Becoming a Mother Didn't Change Me That Much
Recently, I had a revelation. After four and a half years of motherhood, I woke up one day this spring and realized that, contrary to what I’d spent these past few years thinking, motherhood hadn’t changed me so much, actually. I woke up that spring morning, opened my eyes and stared at the ceiling. “I’m pretty much the same as I was before, I think.”
I’ve spent most of my daughter’s life — all but the first six months of it — documenting her struggles as well as my own. I was 36 when I gave birth, and already a writer by trade. It came naturally to me to simply observe and write down what I saw and thought. I found the daily experiences, though sometimes boring and often hair-raisingly challenging, to be incredibly worth the effort to document. I’ve written thousands of words in columns, and an entire book, exploring just how deeply the process of becoming and then being a mother has affected me. That I had changed, permanently and epically, was sort of assumed, right?
But what did it mean that I woke up that day to the notion, suddenly so obvious and clear, that my presumably life-changing event had been temporary? Tempered by the many years — all 36 of them — that had come before?
I have a theory, and for these few months I’ve carried it like a secret, which I will now share with you. Motherhood changed me in the beginning because I wanted and needed it to. I use mother broadly, as I use the word birth broadly, because I believe that for first-timers, neither your gender nor the fact of whether you physically birthed the child or not matters: You, the primary caregiver in the trenches, are forced by the weight — all 5 or 7 or 9 pounds of it — to change. If you are that person for your baby, you are, I think, mother. Motherhood by definition is change. It is fearsome and angry. It is unstoppable. You must be vigilant where formerly you slept. You must be aware when you used to be relaxed. You must guard your own life as never before: You, your body and your presence are needed as no one has needed you until now. You must live, survive at least, so that this, this baby, can flourish. Your happiness in this period is, to be blunt, unimportant. But you must be awake, sober and aware.
“Now” was all I had in the beginning, my life reduced or expanded as it were to the confines of my home, my baby’s crib and pediatrician’s office — and I said to myself, “I am changed. I am now poetic and grave where formerly I was obscene and trite. My fart jokes now are not the fart jokes of before: These ones are told as I stand at the edge of death, pushing it back and holding on.” This is the truth.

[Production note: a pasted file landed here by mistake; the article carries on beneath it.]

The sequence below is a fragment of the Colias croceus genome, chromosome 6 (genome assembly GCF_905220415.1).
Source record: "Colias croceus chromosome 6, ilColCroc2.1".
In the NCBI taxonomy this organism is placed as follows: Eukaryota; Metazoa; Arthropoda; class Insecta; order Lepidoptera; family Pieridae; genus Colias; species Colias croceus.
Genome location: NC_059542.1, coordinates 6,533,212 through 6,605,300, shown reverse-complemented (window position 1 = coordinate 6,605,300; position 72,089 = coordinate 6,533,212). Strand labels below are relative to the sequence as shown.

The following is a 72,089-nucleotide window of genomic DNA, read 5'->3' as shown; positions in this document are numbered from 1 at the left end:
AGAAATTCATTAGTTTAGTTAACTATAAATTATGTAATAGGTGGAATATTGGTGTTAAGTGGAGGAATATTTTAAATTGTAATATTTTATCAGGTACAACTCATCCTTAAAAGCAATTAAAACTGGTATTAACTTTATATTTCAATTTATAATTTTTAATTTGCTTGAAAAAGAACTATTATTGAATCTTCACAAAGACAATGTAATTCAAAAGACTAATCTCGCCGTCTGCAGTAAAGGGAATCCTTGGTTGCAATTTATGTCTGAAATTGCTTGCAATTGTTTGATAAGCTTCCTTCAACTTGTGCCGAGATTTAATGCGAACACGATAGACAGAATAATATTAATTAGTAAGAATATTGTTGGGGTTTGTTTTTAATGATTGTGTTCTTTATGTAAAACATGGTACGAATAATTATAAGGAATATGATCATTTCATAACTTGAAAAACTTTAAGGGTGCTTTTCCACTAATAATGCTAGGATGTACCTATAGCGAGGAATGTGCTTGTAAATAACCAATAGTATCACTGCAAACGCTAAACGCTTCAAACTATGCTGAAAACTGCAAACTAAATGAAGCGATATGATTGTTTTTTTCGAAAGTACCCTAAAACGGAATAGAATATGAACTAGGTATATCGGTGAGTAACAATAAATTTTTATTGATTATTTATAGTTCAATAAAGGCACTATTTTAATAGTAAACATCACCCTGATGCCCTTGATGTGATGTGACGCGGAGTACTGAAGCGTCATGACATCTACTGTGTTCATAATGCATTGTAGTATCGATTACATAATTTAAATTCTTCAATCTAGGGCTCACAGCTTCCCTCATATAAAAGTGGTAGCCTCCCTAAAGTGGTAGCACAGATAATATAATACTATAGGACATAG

And yet the truth in my life is rarely the truth for always. I am changeable in my ability, so flexible, and I have contracted back to my previous self. My body wants to be heavier than it was before my daughter was born, and only through great effort can I hold that desire at bay. But everything else contracts back to its former shape: I was made anew with the birth of my daughter nearly five years ago. But now, now that she is rational and conversational, now that babysitters can help out without weeks of training and hundreds of panicked texts back and forth for two hours of “out alone adult time,” now that she goes to school and I go to work, we are truly ourselves. She is herself, and I am me.
"I need privacy, adulthood, time to myself. I need work. I need to spend most of my time with my daughter, but not all of it."
I have always wanted my daughter to know me. I grew up with a mother who seemed unknowable on many levels, mostly, I think, because she was an alcoholic. When my daughter was born I wanted none of the barriers I had grown up with. I wanted her to see me, the real me, and to love me the way that I loved her.
But the person I was in the first years of her life, nervous and afraid, vital, yes, but also self-denying and selfless, is not me, or not all of me. The me my daughter knows now, years into her life, is the real one. I am a mother, yes, but I am also all of the many things I was before. I am complicated, in love with my husband, I need privacy, adulthood, time to myself. I need work. I need to spend most of my time with my daughter, but not all of it.
I have always thought that it is cruel that children cannot remember the first years of their lives, so full of action and beauty and accomplishment. But it occurs to me now that maybe the generosity of that lost memory benefits not the child, but the mother. The mother who, if she is like me, was maybe not the most ideal version of herself in that early period, and who took some time to return to herself. Having a baby is life-changing. Lots of things change lives. And my daughter certainly changed my life for the better. She helped me to improve my relationships with my family, my husband and myself. But owning up to the fact that, after almost five years of motherhood, I am much the same as I’ve always been is not a disappointment to me. It is, in fact, comforting to find that what seemed lost in the first, rough, transitional days of parenthood, was actually just patiently and quietly waiting inside me to return. Welcome back.
Laura June was born and raised in Pittsburgh, Pennsylvania. She is the author of Now My Heart Is Full, available now from Penguin Books. Her writing has appeared in The Awl, BuzzFeed, Cosmopolitan, Jezebel, New York Magazine, The Outline and The Washington Post. She was previously a staff writer at New York Magazine’s The Cut and is a contributing writer at The Outline.